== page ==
Originally Posted by Andy M.
That sound interesting. Do you then cook a modern version of the recipe to compare?
Ya I've done that. Take flour for instance. The flour that was milled from the type of wheat they grew a hundred years ago in C. France was very different than our AP flour today.
I know a french baker who imports his flour from a small mill in rural France b/c he claims it's a "poorer quality" than Canadian flour and therefore it makes for a "better baguette".
I bought a couple of pounds of the French milled flour and tried it in a classic roux. (I follow Escoffier's recipe for making a roux: 6 parts flour to 5 parts clarified butter.) At the same time I made a roux from AP flour.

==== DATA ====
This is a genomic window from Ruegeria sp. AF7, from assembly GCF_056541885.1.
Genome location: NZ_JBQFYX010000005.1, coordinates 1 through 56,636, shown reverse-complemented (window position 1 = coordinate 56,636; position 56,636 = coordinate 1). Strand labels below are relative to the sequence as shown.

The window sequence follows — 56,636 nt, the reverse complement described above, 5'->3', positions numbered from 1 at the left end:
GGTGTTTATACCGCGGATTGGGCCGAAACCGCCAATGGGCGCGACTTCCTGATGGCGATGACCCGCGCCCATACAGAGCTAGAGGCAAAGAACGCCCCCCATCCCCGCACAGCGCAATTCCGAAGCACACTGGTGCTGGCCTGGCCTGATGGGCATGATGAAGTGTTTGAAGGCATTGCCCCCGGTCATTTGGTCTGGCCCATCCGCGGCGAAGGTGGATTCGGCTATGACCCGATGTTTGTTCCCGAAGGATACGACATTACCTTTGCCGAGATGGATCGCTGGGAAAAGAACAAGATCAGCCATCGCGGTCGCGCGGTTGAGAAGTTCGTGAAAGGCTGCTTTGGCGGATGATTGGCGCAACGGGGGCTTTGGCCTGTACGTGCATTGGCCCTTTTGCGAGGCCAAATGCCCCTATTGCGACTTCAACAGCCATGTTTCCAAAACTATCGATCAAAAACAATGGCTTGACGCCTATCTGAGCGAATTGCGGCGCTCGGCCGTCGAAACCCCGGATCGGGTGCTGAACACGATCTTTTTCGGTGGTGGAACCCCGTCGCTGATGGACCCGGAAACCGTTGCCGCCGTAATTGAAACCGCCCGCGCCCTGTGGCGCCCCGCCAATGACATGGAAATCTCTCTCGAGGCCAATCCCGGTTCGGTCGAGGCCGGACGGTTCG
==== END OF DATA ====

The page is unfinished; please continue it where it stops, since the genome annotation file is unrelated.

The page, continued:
The French roux produced a slightly heavier denser sauce even though I used the exact same amounts of liquid (to the gram). It took more whisking to incorporate the hot chicken stock.
I could taste somewhat of a difference but I couldn't explain the specific difference. Just more 'earthy' maybe?